Carrot leaves, for example, can be added to soups, broths, etc. In addition to various nutrients, they have omega-3 and omega-6 fatty acids, which are scarce in nature (ALMEIDA et al., 2009). Omega-3 (alpha-linolenic acid - LNA - 18:3n-3) and omega-6 (linoleic acid - AL - 18:2n-6) are considered essential but cannot be synthesized by mammals, and therefore must be obtained through diet. It is necessary to search for alternative and complementary sources of omega-3 polyunsaturated fatty acids to change the ratio of the sum of polyunsaturated fatty acids omega-6/omega-3 (n-6/n-3) in diet. It must be kept low to avoid the incident of malnutrition-related diseases (SIMOPOULOS, 2002b).

Antioxidants are used to preserve and extend the shelf life of food by retarding lipid oxidation reactions that directly affect the quality of food. In the body, antioxidants are responsible for inhibiting the oxidation of proteins, lipids, and other oxidizable substrates, thus slowing aging and the onset of diseases caused by free radicals formed during metabolism. Free radicals damage cellular structures and consequently may affect the immune functions (HALLIWELL, 1995). Cell membranes are composed of saturated and unsaturated fatty acids. The attack of the very susceptible unsaturated chains by free radicals affects the integrity of the cells.

The content of Chlorophyll, the pigment found in plants in general, can be correlated with the potential photosynthetic activity, proteins, nutrients, and micronutrients available in different stages of development of leaves (RAJCAN; DWYE; TOLLENAAR, 1999).

 In view of the nutritional potential of vegetable leaves, especially of organically grown carrot, this study aims to evaluate the mineral content, antioxidant activity, chlorophyll content, and fatty acid composition, especially the omega-3 content, and investigate a possible correlation between these parameters and three different leaf development stages and thus indicate the best time for the removal of the leaves for consumption and obtain the best nutritional properties.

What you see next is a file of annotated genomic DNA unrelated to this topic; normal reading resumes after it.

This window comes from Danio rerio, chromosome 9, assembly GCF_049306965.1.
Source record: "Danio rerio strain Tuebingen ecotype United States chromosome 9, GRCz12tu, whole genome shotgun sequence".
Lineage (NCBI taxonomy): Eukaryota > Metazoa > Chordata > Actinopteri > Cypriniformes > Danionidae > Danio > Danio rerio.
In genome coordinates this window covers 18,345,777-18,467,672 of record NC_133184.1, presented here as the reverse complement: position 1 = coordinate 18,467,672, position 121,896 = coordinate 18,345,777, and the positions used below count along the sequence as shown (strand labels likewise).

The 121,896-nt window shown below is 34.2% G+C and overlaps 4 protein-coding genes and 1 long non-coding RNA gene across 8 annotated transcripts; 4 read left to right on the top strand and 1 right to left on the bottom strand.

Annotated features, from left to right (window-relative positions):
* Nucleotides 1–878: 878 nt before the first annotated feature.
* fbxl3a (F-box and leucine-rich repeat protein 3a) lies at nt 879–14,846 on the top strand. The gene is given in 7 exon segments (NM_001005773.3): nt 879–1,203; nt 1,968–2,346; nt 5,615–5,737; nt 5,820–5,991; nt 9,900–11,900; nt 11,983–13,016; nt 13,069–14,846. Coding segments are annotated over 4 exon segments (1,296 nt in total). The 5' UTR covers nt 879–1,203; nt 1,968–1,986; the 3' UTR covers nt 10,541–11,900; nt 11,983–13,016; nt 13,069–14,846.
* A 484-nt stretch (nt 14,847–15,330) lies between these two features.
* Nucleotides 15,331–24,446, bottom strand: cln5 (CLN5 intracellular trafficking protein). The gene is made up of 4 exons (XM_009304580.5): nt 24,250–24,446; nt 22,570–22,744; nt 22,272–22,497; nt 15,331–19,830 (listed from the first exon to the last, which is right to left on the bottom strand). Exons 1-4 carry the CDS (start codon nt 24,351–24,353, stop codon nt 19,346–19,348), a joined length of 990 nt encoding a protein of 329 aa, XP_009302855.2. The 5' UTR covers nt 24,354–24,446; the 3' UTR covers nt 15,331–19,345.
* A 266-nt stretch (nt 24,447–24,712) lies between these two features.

2 Material and methods

Samples of leaves of organically grown carrot were provided by a farm certified by the Biodynamic Institute of Paraná, Maringá, Brazil. The leaves were collected at three different stages of development, at 40, 80, and 100 days after sowing. Carrots are harvested on day 100 for commercialization.

The leaves were selected by visual appearance and integrity. Before removal from the root, the total chlorophyll content was determined with equipment Minolta SPAD-502 (Soil Plant Analysis Development) (ZOTARELLI et al., 2003).

After removal, the leaves were washed, dehydrated according to Almeida et al. (2009), and analyzed in triplicate for moisture, ash, minerals, and total protein following the AOAC (ASSOCIATION OF ANALYTICAL CHEMISTRY, 1998) methods. The extraction and determination of total lipids followed the methodology of Bligh and Dyer (1959). The fatty acid total lipids were obtained according to the method of Hartman and Lago (1973) modified by Maia and Rodrigues (1993) for subsequent chromatographic analysis. Fatty acid esters were then separated in fused silica capillary column CP 7420 100% cyanopropyl (100 m long, 0.25 mm internal diameter, 0.25 mm stationary phase) installed in a Varian gas chromatograph model CP3380 equipped with a flame ionization detector. Fatty acids in the samples were determined by comparison of peak retention times with those of Sigma (USA) standards.

Fatty acids were quantified in mg.100 g-1 of sample using the internal standardization method with tricosanoate methyl ester (C23:0) (Sigma, USA) as the internal standard. The calculations were made using the method of Joseph and Ackman (1992), Equation 1:

where: Mx = mass of fatty acid x in mg.g-1 total lipids; Mp = mass of internal standard in milligrams; MA = mass of total lipids in grams; Ax = area of fatty acid x; Ap = area of the internal standard; FCT = theoretical correction factor; and FCEA = conversion factor for methyl ester fatty acids.